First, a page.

Modeling deep decarbonization in the electric sector
To evaluate the potential role of natural gas in deep decarbonization of the electric sector, it is important to accurately characterize the economics of complementary and competing technologies, including variable renewables, energy storage, and other firm low-emitting technologies13,14. Firm resources refer to “technologies that can be counted on to meet demand when needed in all seasons and over long durations”15 such as hydropower, biomass, geothermal carbon-capture-equipped capacity, and zero-carbon gas-fueled plants (e.g., hydrogen). To appropriately represent these resources, we use a detailed energy systems model, US-REGEN, with hourly resolution, which captures the joint decisions over dispatch, energy storage charge/discharge, curtailment, hydrogen production/storage, and inter-regional transmission and CO2 pipeline flows, and in turn the implications of these hourly decisions for the economics of new investments. Carbon removal is represented through bioenergy with carbon capture and storage (BECCS) and direct air capture (DAC). Sector coupling, including fuels production and the opportunity to defer electric vehicle charging to reduce or defer peak demand, is also represented. US-REGEN is documented in detail in EPRI (2020)16, so only summaries of key features are provided in the “Methods” and Supplementary Information (Supplementary Notes 1 and 2).
The analysis considers three policy targets:
Reference, including significant on-the-books federal and state electric sector policies and incentives as of June 2021 but no additional policies, as described further in the Methods section;
Carbon-Free, includes all policies in the Reference and requires that no CO2-emitting technologies be operating beginning in the target year, which is implemented as a constraint on national electric sector greenhouse gas emissions (including direct CO2 emissions and upstream CH4), corresponding to the emissions trajectories in Supplementary Fig. 3 in Supplementary Note 2; and
Net-Zero, includes all policies in the Reference and requires that any remaining CO2 emissions from the electric sector in or after the target year to be balanced by sequestration such that no additional CO2 is added to the atmosphere.
For the deep decarbonization scenarios, we consider target years of:
2035 (aligning with the updated U.S. Nationally Determined Contribution goal “to reach 100 percent carbon pollution-free electricity by 2035”10); and
2050 (including an interim goal of 80% below 2005 levels by 2035).
In addition to these targets, we consider sensitivities to other technology, market, and policy assumptions that might significantly alter the economics of natural gas versus other technologies. These sensitivities are summarized in Table 1 and discussed in detail in Supplementary Note 2.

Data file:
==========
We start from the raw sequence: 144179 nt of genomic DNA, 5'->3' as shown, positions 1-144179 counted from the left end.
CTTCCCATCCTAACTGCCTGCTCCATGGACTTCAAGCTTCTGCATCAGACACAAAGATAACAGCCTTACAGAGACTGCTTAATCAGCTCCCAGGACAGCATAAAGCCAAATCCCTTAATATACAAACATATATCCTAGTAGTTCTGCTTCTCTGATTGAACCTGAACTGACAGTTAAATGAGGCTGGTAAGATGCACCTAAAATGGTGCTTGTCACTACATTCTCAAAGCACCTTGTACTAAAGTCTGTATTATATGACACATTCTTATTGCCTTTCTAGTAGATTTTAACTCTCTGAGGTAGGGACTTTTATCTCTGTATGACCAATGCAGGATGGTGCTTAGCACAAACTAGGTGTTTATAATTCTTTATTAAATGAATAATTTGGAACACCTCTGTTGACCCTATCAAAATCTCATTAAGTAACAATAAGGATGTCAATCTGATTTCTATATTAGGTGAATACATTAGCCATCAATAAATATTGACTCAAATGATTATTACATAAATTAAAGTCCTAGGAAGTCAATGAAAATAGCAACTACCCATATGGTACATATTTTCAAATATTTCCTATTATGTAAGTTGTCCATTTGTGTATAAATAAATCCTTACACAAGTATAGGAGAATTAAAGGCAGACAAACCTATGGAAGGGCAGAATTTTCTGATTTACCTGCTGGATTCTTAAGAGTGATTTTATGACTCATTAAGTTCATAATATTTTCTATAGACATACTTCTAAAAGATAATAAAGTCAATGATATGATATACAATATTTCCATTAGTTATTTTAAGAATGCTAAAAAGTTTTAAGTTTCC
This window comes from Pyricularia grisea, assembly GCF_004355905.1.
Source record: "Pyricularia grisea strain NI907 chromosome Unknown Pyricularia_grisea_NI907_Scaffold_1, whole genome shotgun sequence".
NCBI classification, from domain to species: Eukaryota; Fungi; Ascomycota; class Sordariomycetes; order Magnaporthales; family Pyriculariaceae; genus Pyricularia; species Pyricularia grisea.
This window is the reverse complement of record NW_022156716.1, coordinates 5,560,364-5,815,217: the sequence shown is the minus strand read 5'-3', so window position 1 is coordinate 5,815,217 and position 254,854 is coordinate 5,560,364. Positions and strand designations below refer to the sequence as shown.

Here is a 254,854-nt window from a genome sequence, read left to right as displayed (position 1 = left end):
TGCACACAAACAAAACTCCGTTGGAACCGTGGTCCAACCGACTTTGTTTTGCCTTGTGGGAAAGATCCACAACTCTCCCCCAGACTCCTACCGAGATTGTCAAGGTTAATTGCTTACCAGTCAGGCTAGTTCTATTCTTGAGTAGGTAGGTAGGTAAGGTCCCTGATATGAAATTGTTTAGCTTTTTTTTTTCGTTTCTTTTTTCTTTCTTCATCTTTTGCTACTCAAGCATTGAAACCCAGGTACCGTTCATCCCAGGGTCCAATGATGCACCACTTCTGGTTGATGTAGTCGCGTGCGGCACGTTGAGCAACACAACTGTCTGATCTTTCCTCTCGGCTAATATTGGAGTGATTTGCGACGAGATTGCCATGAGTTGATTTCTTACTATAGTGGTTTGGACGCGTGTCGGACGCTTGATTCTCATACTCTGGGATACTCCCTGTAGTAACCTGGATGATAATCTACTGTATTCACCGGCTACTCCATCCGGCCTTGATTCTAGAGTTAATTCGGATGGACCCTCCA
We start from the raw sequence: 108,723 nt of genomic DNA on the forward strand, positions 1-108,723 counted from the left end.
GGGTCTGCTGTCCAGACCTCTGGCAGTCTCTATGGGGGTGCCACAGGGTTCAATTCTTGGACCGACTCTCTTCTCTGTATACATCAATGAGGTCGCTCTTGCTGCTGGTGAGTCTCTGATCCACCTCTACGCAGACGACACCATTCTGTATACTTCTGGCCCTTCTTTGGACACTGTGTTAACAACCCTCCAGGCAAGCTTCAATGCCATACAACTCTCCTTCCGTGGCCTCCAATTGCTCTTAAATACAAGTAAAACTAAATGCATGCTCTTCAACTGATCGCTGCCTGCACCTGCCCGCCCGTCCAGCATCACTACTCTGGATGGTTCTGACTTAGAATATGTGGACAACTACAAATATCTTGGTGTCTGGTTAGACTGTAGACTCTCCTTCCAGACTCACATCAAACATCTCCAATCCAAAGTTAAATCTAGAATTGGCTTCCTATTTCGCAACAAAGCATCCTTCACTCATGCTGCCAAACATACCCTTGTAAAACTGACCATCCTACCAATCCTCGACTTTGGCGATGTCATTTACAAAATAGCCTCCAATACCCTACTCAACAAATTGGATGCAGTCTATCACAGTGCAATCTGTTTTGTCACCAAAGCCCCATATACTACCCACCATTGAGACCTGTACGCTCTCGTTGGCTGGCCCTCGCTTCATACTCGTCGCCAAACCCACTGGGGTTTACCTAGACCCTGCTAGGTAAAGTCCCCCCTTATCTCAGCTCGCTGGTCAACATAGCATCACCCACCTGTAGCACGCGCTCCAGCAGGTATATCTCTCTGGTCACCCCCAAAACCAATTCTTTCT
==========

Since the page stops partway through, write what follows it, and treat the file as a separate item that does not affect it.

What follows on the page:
Natural gas price assumptions come from the U.S. Energy Information Administration’s Annual Energy Outlook reference case with high and low price sensitivities17. Biomass fuel costs are represented as regional supply curves, which are based on the Forest and Agriculture Sector Optimization Model with Greenhouse Gases (FASOM-GHG) (Supplementary Fig. 10).
Annual electricity demand and hourly load shapes are generated endogenously by the REGEN end-use model (as described in Methods and Supplementary Note 1). To reflect the deep decarbonization context for the Net-Zero and Carbon-Free scenarios, the end-use model assumes CO2 pricing of $50/t-CO2 for non-electric sectors beginning in 2025 that increases at 7% per year, which is intended as a proxy for a suite of CO2 policies for end-use sectors. We conduct sensitivities across different levels of end-use electrification to examine effects on natural gas deployment.
Drivers of natural gas use in electric sector decarbonization strategies
Natural gas generation and capacity (Fig. 1, top and bottom panels, respectively) are robust elements of least-cost decarbonization portfolios, not only during the transition to net-zero emissions but also at the destination. Lower-emitting firm resources are valuable in systems with high renewable penetration to balance variability across weeks and seasons (Supplementary Fig. 17) and to replace retiring coal capacity, and we find that natural gas paired with capture or CO2 removal is the cheapest form of low-emitting capacity for many U.S. regions and scenarios except when new natural gas capacity is not allowed. Supplementary Fig. 13 shows how coal generation shares rapidly decline across all regions in emissions-constrained scenarios, while natural gas shares exhibit much slower declines. The generation from new natural gas also has value for decarbonization as coal retires and electrification increases load (Supplementary Fig. 27), which are key elements of economy-wide decarbonization18.